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Crabclaw
 
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Killer dogs

07 August 2013, 07:32

I was brought up on a farm and have been around dogs for most of my life.  Dogs of all breeds – Daschunds, Spaniels, German Shepherds, Alaskan Malamutes, St Bernards, Pyrenean Mountain Dogs, Boerboels… and the list goes on.

I read on the Sky News website yesterday that the UK government is considering heavy prison sentences for owners of “killer” dogs.  This follows a spate of dog attacks in recent months.  The sentences which are being proposed are from 10 years to life.

In most of the dog attack cases, the victims are children.  I had always wondered why this was, until I visited the DeWildt Cheetah Sanctuary a couple of years ago.  They request that children under the age of 9 (or possibly 6, I can’t recall) are not brought close to the cheetah enclosures, and do not accompany their parents on game drives.  When I asked why, I was told that cheetahs would look upon anything smaller than themselves as prey.  I actually witnessed this when a parent approached the cheetah enclosure barrier with a small child.  The cheetahs immediately went into stalking mode, and rushed the fence.  They had not done this when adults approached.

I know cheetahs are cats – but I have a feeling that the same kind of thing could be happening with dogs.  I actually witnessed this with one of my boerboels when a child who was visiting fell.  The dog rushed up to her and lay next to her, with his paws on her legs.  I warned her not to try and get up, and the dog left her once I approached.  Was he protecting what he considered his “prey” ?  Or was he going into protection mode for fear of safety of the child ?  I don’t know.

One thing I do know about dogs is that they reflect the situations in which they are raised.  I never took my dogs (boerboels) to training – my vet said I did not need performing dogs.  What I did need was to understand the dogs’ needs, and these needs were very basic – food, love and exercise, with some freedom to be themselves thrown in – with boundaries which they know and understand.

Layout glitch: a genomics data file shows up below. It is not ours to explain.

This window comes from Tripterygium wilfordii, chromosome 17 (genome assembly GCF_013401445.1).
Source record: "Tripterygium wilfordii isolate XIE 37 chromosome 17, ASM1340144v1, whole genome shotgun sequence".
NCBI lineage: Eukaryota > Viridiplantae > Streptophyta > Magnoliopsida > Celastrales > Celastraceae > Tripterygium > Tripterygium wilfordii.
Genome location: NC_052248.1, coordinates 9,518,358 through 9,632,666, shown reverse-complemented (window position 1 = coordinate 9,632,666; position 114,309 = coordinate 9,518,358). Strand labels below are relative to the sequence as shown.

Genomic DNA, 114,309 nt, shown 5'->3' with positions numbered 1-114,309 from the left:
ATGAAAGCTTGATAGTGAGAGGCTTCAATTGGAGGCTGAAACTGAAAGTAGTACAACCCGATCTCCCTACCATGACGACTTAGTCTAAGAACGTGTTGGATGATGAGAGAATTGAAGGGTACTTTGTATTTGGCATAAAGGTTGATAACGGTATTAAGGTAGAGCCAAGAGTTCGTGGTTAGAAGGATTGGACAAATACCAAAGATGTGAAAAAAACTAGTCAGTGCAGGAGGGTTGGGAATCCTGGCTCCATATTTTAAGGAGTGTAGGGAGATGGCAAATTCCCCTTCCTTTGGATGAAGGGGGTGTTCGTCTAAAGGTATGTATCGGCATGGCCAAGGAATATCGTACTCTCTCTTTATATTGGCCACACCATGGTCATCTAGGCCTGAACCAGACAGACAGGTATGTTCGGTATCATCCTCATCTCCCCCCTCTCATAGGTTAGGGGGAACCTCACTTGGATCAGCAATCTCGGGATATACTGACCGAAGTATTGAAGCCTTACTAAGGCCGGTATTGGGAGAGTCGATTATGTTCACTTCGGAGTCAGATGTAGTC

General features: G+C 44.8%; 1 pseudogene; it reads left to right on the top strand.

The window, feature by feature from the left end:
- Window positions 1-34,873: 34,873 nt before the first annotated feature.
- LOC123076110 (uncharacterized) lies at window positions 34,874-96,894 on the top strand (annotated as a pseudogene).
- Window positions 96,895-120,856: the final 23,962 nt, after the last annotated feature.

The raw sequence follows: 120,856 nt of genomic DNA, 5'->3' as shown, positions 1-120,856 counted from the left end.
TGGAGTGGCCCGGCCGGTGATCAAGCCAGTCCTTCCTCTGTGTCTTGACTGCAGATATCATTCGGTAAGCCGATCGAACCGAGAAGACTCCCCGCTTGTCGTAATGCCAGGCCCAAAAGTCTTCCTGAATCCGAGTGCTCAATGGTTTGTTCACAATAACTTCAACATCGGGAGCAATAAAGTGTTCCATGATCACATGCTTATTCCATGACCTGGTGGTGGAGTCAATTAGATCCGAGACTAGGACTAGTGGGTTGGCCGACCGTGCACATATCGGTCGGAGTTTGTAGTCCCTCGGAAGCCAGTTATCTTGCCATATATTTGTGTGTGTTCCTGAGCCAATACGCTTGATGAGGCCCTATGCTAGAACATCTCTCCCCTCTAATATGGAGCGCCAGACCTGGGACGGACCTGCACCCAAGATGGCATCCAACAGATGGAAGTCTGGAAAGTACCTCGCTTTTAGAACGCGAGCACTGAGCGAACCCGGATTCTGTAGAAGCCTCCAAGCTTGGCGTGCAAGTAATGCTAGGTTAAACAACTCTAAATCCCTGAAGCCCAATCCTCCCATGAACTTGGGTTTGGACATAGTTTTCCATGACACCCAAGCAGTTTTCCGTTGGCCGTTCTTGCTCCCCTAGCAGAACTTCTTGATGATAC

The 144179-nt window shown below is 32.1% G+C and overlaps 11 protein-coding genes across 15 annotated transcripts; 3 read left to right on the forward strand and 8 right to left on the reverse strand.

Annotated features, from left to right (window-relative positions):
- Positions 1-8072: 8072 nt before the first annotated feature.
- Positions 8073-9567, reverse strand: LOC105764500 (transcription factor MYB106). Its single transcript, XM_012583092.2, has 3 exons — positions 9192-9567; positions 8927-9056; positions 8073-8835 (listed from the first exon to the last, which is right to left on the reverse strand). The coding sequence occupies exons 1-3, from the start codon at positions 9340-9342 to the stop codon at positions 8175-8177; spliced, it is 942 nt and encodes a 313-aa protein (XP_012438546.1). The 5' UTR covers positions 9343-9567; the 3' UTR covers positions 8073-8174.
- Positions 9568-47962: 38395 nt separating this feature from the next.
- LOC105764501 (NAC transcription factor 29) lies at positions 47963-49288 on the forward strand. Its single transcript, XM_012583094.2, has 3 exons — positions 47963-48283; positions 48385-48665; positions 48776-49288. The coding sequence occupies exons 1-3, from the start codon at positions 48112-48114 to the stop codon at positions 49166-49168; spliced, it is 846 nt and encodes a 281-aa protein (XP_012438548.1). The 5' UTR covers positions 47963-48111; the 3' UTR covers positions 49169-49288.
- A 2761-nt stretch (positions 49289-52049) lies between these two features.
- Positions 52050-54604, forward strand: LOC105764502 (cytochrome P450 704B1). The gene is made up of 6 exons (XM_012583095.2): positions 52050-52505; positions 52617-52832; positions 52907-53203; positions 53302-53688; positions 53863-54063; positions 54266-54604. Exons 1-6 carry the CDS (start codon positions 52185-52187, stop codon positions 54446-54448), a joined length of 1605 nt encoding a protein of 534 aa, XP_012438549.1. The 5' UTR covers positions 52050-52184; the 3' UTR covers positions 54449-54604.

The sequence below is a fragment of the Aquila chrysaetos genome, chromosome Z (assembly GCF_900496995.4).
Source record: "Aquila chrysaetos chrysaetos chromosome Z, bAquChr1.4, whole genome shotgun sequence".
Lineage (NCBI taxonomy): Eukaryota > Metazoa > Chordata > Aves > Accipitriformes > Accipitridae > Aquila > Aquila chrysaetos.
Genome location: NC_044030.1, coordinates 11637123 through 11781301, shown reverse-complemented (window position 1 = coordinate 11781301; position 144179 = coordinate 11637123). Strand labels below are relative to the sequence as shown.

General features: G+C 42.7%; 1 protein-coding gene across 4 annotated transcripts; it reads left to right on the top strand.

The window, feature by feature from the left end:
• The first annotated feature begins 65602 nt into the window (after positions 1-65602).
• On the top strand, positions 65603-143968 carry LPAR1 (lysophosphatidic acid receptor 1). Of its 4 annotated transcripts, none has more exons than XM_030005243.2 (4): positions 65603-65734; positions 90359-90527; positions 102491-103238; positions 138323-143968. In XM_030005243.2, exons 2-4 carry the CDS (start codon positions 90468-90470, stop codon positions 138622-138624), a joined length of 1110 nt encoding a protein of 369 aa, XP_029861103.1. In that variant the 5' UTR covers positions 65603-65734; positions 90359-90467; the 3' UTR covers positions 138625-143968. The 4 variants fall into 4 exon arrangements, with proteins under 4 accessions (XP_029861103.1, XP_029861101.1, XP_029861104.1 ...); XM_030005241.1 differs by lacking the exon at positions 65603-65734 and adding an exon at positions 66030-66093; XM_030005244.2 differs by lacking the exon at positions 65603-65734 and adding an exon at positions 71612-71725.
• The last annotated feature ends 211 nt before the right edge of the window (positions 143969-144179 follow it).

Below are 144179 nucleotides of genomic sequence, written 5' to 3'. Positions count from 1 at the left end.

Same as us humans.

Dogs should not be chained.  I did not need to take my dogs to expensive training for them to know how to “stay” when told to.

I never hit my dogs with anything bigger than a blade of thatch grass.  And it was not the thatch grass which did the trick – it was the tone of voice used, or “the look”.

Dogs DO understand when you talk to them.  If one of the dogs was sitting in my husband’s chair and I said “The boss is coming”, he would get off the chair.  Like children, dogs will try to push you – even the best-behaved children sometimes need to be told 2 or 3 times to do something, or not to do something.

Anybody who visited often knew my dogs, and knew they had nothing to fear from them .  Anybody visiting for the first time, especially with children, would be given some guidance before they came into contact with the dogs. 

And not one dog attack.

So perhaps 10 years to life imprisonment is not a bad thing for the owners of “killer” dogs.

However, I believe that the sentence should be for negligence in the raising of the dog, and not for the harm inflicted on the unsuspecting and perhaps uneducated victim.  Dogs are, after all, predators and originated from wild animals. 

Perhaps it would be more fruitful to teach the owners how to interact with and treat their dogs.  Perhaps this should be mandatory before a person is allowed to acquire a dog.

Because if treated well, dogs  truly are a man’s best friend.

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